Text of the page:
The United States employs export controls on various countries, and the more sensitive the country, the more thorough review the government requires before exporting. Because Sudan is in Group E:1, certain license exceptions are not allowed, and many items need to be reviewed by the Department of Commerce and licensed prior to their exportation to Sudan.

The licensing policy for exports to Sudan is a general policy of denial, where exports or re-exports to military end-users or for military entities will generally be denied. These items can include chemical and biological nuclear and missile proliferation or military-related items for national security reasons. Other items such as aircraft, cryptologic items, and explosive device sensors for national security and terrorism reasons are also subject to the general policy of denial pursuant to 742B.

If you are interested in exporting to Sudan and need legal advice, contact a knowledgeable OFAC attorney.

Licensing and BIS Reviews

A license is required to export or re-export most items on the commerce control list of Sudan. These items are described in 742.10 (a) (2). License exceptions do exist, and these license exceptions are authorizations to export or re-export certain items without a license that would otherwise require one. Sudan is in Group E: 1, which is in Supplement 1 of part 740 of the EAR, which limits the license exceptions.

The Bureau of Industry and Security (BIS) has a case-by-case review policy for applications to export or re-export to Sudan if the items are destined to go to non-military end-users and not otherwise subject to a policy of denial. This also applies to foreign-introduced commodities containing less than 20% of US content value for medical items, telecommunications equipment, associated computer software, and technology for civil infrastructure. There is a general policy of approval for items that are controlled for anti-terrorism reasons intended to ensure the safety of civil aviation, or the safe operation of fixed-wing and commercial aircraft and railway-related items. However, if it is destined for sensitive end-users such as Sudanese military, police, or intelligence, the application will be reviewed on the presumption of denial.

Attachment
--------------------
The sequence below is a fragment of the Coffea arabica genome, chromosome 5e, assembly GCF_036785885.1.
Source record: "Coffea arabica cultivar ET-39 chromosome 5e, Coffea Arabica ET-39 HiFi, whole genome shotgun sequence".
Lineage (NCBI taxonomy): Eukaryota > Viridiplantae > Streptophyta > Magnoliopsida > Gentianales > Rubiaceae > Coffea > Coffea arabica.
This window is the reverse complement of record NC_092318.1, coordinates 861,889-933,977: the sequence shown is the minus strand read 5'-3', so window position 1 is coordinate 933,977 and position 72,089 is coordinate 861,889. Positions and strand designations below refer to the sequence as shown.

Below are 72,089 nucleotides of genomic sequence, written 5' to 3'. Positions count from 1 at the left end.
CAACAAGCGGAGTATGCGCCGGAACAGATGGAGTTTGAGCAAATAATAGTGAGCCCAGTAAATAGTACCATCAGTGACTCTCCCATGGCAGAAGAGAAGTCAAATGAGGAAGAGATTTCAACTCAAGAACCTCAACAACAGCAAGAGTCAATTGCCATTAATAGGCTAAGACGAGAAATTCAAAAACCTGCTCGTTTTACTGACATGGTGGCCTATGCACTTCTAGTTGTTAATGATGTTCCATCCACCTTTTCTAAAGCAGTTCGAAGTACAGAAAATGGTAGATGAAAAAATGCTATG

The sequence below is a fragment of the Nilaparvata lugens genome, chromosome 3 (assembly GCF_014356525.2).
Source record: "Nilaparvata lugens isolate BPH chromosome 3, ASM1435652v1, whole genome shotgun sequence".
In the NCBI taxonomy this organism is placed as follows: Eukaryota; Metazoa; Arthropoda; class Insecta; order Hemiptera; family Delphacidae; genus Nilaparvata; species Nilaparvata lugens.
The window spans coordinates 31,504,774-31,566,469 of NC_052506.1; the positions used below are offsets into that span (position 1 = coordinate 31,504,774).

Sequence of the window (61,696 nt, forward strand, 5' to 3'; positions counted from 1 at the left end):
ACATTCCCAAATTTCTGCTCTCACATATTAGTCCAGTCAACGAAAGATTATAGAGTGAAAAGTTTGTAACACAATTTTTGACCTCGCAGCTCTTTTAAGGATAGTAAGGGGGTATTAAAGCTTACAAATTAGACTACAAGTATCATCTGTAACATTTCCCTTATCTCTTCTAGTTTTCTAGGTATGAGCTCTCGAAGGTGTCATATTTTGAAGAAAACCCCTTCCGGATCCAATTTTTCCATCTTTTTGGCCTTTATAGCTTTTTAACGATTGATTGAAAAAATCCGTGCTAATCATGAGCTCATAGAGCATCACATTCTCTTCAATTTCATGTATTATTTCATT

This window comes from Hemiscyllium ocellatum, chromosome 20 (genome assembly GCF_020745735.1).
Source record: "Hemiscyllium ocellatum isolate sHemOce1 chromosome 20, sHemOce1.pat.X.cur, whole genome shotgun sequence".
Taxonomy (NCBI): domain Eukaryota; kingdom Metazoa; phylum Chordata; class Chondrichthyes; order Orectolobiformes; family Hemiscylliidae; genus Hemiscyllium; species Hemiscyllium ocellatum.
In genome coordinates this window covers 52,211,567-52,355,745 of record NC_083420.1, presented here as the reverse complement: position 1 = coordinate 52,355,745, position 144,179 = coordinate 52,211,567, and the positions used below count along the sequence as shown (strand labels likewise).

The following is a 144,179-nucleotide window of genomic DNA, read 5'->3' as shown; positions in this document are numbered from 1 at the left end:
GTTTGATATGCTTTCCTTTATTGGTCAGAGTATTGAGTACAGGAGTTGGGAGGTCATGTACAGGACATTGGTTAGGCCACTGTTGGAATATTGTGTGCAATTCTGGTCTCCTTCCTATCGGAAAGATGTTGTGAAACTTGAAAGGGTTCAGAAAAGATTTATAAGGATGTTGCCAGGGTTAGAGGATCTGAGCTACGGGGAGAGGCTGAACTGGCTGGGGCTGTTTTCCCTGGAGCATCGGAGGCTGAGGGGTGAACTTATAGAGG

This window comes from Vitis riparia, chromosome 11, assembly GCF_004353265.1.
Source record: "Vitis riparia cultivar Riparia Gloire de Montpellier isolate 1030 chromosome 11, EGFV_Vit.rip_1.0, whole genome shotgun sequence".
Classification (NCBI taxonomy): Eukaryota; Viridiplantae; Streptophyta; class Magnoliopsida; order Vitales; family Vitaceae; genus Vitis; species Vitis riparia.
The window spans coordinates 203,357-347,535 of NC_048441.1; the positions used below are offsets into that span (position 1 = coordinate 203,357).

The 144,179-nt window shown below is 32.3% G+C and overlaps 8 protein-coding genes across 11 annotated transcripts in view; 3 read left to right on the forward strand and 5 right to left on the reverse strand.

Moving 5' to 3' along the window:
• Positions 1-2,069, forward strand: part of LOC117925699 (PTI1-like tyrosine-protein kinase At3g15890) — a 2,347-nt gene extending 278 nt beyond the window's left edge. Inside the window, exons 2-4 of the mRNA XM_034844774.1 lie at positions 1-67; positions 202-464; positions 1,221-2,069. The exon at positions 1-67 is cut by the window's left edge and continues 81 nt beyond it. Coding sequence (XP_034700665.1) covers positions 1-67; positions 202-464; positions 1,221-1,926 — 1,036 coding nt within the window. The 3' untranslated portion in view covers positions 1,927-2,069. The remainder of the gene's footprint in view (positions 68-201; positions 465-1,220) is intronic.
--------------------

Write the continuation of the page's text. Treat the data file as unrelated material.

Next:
Exporting Aircraft to Sudan

For any exportation of aircraft to Sudan, one is going to need BIS approval. It is going to be reviewed under a general policy of denial, which makes it less likely to succeed. If someone is exporting aircraft parts or services with the intention of ensuring the safety of civil aviation or safe operation of fixed-wing and commercial aircraft and railway items, that may be approved under a general policy of approval unless they are doing it for the Sudanese military, police or intelligence services.

Speak with a Knowledgeable OFAC Attorney About Your Export Concerns

Exporting goods to certain countries, including Sudan, is strictly monitored and regulated by U.S. authorities. For this reason, individuals wishing to conduct business in Sudan should consider speaking with an experienced OFAC attorney about their options.

A lawyer could review the relevant sanctions and provide advice about what types of exports are allowed or prohibited under U.S. law. If your business requires special licensing, an OFAC attorney could help prepare the proper documentation to maximize your chances of approval. For more information about Sudan-related OFAC sanctions or to discuss your legal needs, call today.